Last week the mobile charging battery company SparkCharge announced a partnership agreement with AllState that expands the company’s reach into vehicle services, driving the company further down the road toward its goal of making electric vehicle charging the next gig economy job.
The company, which has developed, designed and is commercializing a mobile vehicle charger, is also in the process of closing a $5 million round led by Shark Tank investor Mark Cuban and others as it brings its new mobile charging device, called the Roadie, to market.
SparkCharge’s 120 kilowatt fast charger can be delivered on-demand through a network of partners that now includes AllState and the Durham, North Carolina vehicle services startup, Spiffy. Customers can choose to top up with between 50 miles and 100 miles of charge using the Roadie, which is the lynchpin in a broader charging network that SparkCharge’s founder, Joshua Aviv, envisions.
“You can say I want a charge at this point in time at this location and this much range,” Aviv said. “You pay and have the charge delivered all on one app.”
So far, the agreement between AllState and SparkCharge covers four cities: Chicago, Los Angeles, San Francisco and San Diego, and the insurance and roadside assistance provider has ordered roughly 20 portable chargers.
Working through companies like Spiffy and AllState is one way to get to market, but SparkCharge’s chief executive thinks that independent workers could start up their own businesses offering on-demand charging to customers.
On-demand charges cost roughly 50 cents per mile and a customer can get a significant enough charge for as little as $10, according to Aviv.
“We’re basically creating a whole new [charging] network,” said Aviv. “This isn’t a network meant to be a stopgap. It’s a network that’s always on, always available and better and faster than [traditional chargers]… we don’t need permits, we don’t need construction. With our unit, you take it out of the box, you plug it into the car, you push a button and begin charging. With us, every parking spot, every location — that’s now a charging station. That’s a much better network than the legacy.”
Folks who wanted to offer the charging services would pay roughly $450 per month for the equipment and that would give them the battery and the equipment they would need to start their own on-demand EV charging business.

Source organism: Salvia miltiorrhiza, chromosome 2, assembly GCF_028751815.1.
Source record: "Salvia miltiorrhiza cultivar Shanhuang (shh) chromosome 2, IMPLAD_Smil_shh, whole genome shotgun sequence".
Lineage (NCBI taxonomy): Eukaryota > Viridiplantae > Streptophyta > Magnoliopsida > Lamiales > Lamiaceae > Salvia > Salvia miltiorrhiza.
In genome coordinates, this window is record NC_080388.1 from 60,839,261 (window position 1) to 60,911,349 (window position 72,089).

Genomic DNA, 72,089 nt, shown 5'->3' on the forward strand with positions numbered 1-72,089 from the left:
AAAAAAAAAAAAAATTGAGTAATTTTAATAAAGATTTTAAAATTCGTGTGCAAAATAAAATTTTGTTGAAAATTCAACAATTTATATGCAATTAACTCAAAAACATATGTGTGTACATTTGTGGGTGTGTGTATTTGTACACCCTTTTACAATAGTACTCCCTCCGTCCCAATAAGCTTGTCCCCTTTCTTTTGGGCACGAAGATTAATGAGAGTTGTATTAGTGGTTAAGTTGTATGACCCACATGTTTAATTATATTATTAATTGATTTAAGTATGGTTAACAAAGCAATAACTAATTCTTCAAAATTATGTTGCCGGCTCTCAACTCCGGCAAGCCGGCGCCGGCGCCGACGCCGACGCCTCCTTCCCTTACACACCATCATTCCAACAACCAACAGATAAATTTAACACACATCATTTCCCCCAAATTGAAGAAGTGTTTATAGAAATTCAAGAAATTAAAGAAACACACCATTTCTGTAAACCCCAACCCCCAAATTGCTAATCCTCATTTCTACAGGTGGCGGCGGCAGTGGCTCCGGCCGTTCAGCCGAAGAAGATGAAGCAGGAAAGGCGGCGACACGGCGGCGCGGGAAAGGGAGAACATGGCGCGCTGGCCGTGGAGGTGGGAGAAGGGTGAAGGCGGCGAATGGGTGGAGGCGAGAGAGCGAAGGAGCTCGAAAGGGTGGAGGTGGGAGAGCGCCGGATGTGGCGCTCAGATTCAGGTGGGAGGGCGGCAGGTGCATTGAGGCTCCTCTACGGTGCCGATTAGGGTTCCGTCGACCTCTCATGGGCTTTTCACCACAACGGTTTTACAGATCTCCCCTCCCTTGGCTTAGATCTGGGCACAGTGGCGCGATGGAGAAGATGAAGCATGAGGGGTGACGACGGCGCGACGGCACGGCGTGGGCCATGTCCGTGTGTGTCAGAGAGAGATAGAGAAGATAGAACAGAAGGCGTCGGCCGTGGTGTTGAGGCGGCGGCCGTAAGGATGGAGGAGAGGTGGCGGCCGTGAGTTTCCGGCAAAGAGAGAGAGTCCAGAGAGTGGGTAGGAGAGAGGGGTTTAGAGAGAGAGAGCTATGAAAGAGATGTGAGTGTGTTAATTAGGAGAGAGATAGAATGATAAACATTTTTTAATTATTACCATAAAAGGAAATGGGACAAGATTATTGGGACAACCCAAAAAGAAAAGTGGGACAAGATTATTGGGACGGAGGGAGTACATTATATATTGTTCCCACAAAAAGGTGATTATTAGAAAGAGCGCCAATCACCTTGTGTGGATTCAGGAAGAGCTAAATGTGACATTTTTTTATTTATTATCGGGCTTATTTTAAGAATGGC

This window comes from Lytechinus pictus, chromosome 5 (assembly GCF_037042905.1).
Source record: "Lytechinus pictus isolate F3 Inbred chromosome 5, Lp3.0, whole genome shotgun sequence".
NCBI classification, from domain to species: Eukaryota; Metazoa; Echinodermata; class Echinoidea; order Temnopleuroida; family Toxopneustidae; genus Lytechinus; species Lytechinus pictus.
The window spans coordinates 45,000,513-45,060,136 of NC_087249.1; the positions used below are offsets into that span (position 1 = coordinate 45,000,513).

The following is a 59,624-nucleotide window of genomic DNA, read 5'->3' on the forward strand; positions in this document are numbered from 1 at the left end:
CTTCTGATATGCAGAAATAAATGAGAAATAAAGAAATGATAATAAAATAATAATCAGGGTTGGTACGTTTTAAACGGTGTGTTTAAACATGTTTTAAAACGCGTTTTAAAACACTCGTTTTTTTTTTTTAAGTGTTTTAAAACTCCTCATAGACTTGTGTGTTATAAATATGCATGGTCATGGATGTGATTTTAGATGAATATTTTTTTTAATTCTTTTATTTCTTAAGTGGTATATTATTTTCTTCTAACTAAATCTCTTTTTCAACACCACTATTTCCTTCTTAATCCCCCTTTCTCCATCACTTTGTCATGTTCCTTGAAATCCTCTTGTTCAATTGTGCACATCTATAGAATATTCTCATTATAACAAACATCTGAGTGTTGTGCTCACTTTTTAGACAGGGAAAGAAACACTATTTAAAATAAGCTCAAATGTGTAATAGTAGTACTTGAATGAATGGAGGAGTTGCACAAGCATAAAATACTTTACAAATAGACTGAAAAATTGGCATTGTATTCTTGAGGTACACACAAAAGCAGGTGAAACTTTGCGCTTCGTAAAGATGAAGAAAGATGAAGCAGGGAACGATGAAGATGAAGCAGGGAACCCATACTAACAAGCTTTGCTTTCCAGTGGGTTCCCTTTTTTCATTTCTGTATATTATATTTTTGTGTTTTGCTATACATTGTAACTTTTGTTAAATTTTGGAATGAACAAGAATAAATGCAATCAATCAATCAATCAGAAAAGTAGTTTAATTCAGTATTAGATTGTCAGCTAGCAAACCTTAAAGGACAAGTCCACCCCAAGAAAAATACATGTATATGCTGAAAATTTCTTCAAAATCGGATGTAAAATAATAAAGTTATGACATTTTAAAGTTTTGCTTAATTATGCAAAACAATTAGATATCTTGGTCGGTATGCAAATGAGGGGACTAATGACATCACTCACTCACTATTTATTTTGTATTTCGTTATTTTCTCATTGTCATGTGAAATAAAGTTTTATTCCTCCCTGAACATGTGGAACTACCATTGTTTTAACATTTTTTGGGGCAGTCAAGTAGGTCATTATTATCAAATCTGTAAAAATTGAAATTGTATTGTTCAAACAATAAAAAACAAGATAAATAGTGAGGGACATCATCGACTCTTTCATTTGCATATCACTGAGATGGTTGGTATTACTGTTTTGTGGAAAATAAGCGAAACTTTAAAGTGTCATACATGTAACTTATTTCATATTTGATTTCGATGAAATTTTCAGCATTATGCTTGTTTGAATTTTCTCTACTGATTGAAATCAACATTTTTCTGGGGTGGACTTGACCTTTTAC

“It’s a business designed to allow people to service EV owners,” said Aviv.
The Somerville, Massachusetts-based company was born from Aviv’s own fascination and frustration with the current state of electric vehicle charging infrastructure.
As The Wall Street Journal noted, the lack of charging infrastructure is one of the major obstacles that electric vehicles have to overcome for them to achieve mass adoption.
In a survey of 3,500 electric vehicle drivers, cited by the Journal, which was conducted in September and October of last year by the advocacy group Plug In America, over half of respondents reported having problems with public charging. Those problems are worse for drivers who don’t own Teslas.
Whatever else may be true about the EV that Elon built (along with thousands of workers and a slew of additional innovators and company founders), Tesla’s emphasis on having mostly adequate charging infrastructure to support its customers has paid huge dividends. And other carmakers, retailers and standalone charging service providers are only beginning to catch up.
Companies ranging from oil majors like Shell to automakers like Volkswagen, who spent $2 billion to build out an electric vehicle charging network as part of the settlement from its diesel emissions chicanery, have networks built out or in the pipeline.
For Aviv, who has owned an electric vehicle since 2013 when he bought a Chevrolet Volt, the problem was clear. He began working on the company in 2014 while still a student at Syracuse University. A professor and advisor at the university had previously served on the board of the Environmental Protection Agency and was a huge proponent of electric vehicles.
After college Aviv continued to work on the business developing a portable charging station and then creating a platform for distribution and sales and a network of service providers on top of it. That’s how SparkCharge was built.
In the early days, the company received assistance from groups like the Los Angeles Clean Technology Incubator and investors like Techstars Boston, Techstars, Steve Case’s Rise of the Rest fund and his Revolution investment firm, PEAK6 Investments and the Buffalo, New York-based accelerator 46North, along with investors like Cuban.
“I saw that the current [charging] infrastructure that we have has a lot of flaws,” Aviv said. They include the downtime between charging infrastructure upkeep, the time it takes to grow the charging network and the lack of maintenance and support for chargers.
“There’s a huge push to move these chargers,” he said. “You don’t want these EV drivers to drive around a city with no guarantee of infrastructure. It’s an interesting tug of war that’s going on that we’re going to see unfold and consumers might be more persuaded to drive an EV [with SparkCharge] because not only can you deliver range but you can request it on demand.”